Conversely, the benefits of inclusion in the labour market stretch from the individual and their household, to society and the economy, for example in potential reduced spending on welfare and increased tax revenues.[7]

Breaking down the barriers

CBM works with partners across the world to enhance opportunities for people with disabilities to earn a living.

People with disabilities in Rwanda will be helped by CBM's new livelihoods programme.

In Rwanda, our new livelihoods programme will help increase financial independence through Village Savings and Loan Associations (VSLAs), a proven approach that supports small groups of people to save together and take small loans from those savings, which can be used to set up small businesses or invest in income generating activities.

 

Our organic farming programme in India has enabled people such as Rajesh to learn organic farming techniques - and go on to grow and sell produce, attracting a growing and loyal customer base. As well as increasing his income and self-esteem, Rajesh’s inclusion in work has helped to change attitudes to disability.

“People like my produce because it looks good, tastes good, and is good for them. Before this they didn’t have much time for me…. Now I have respect from them…. I have plans for the future. From sitting around, I am now a leader in my community and am fully independent.”

Initiatives such as ours must be accompanied by continued efforts from governments and intergovernmental institutions to not only remove barriers to work for people with disabilities but also create positively disability inclusive policies on work and employment.

Governments must develop and implement their national policies to achieve the targets in Sustainable Development Goal 8 on full and productive employment and decent work for people with disabilities, as well as targets in Goal 11 to ensure accessible transport systems so that a person with a disability can travel to work.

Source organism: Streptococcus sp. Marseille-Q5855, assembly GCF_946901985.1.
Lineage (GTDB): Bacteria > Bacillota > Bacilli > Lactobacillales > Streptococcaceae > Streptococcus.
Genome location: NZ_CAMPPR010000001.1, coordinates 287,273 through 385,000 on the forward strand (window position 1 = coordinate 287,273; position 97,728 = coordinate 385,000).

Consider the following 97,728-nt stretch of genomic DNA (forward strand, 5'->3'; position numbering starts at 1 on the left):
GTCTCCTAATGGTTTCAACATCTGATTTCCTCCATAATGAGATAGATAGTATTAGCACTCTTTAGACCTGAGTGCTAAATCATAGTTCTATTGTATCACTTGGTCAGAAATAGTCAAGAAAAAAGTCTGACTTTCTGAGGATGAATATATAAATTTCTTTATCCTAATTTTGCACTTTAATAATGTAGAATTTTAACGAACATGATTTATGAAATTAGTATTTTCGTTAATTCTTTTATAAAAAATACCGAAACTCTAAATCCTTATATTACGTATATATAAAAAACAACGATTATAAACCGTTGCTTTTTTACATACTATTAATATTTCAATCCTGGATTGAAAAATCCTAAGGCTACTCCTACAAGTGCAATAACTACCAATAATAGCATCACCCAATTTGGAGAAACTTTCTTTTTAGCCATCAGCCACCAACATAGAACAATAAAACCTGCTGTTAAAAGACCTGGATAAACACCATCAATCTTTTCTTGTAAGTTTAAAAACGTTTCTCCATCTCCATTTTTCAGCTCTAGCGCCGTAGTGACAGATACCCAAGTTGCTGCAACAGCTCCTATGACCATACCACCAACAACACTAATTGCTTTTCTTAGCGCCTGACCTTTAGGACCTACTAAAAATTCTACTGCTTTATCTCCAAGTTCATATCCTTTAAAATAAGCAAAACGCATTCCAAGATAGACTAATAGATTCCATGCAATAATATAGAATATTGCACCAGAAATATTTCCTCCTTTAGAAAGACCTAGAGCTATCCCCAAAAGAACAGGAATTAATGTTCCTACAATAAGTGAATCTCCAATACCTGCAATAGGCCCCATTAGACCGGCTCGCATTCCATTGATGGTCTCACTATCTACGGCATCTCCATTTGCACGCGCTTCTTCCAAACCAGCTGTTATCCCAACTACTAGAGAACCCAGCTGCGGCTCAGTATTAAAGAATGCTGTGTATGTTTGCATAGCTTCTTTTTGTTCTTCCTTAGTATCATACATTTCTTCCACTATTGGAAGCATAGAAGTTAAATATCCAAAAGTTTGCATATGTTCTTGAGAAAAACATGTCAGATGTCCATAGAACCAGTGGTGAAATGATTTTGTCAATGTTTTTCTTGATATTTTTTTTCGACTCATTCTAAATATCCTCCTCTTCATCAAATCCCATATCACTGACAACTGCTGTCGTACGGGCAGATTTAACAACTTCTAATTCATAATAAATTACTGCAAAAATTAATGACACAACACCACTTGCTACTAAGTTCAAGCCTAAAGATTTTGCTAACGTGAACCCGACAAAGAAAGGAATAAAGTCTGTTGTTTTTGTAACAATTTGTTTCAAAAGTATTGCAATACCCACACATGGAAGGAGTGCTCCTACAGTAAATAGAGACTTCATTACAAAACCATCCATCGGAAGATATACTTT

We welcome the UK Government’s commitment to prioritise economic inclusion for people with disabilities in the world’s poorest places. This week, we hope that the Secretary of State for International Development Penny Mordaunt will re-iterate this commitment when she speaks at an event organised by CBM and other disability and development organisations (members of the Bond Disability and Development Group) to mark International Day of People with Disabilities. 

It’s vital that governments such as ours maintain commitments made to people with disabilities though development work and aid budget, ensuring that disability remains a priority, including through programmes that address livelihoods and income generation.

Breaking down the barriers to work that so often trap men, women and children with disabilities in poverty is vital if we are to enable every person to fulfil their potential and build a world where nobody is left behind.

In the next week, as we prepare for International Day of People with Disabilities on Sunday, we’ll be sharing stories of economic inclusion from around the world – visit our Facebook page to find out how men and women with disabilities are earning a living and changing attitudes from Tanzania to Vanuatu.

Images: Top - Rajesh has been helped by CBM's organic farming scheme in India. Middle - Kirsty on a visit to CBM's fistula programme in Tanzania. Bottom - CBM has launched a new livelihoods programme in Rwanda.

References:

[1] World Health Organisation and the World Bank, World Report on Disability. 2011

[2] Ibid

[3] United Nations Economic and Social Commission for Asia and the Pacific, Disability at a Glance 2015: Strengthening Employment Prospects for Persons with Disabilities in Asia and the Pacific. 2015

[4] CBM, The Economic Costs of Exclusion and Gains of Inclusion of People with Disabilities: Evidence from Low and Middle Income Countries. 2016

[5] Multi-dimensional poverty refers to overlapping deprivations each poor person experiences, eg in standard of living, health, education. Oxford Poverty and Human Development Initiative, Briefing 47, Global Multidimensional Poverty Index 2017 http://www.ophi.org.uk/wp-content/uploads/B47_Global_MPI_2017.pdf. 2017

[6] CBM, The Economic Costs of Exclusion and Gains of Inclusion of People with Disabilities… 2016

[7] CBM Series on Disability–Inclusive Development 02, Inclusion Counts: The Economic Case for Disability-Inclusive Development. 2016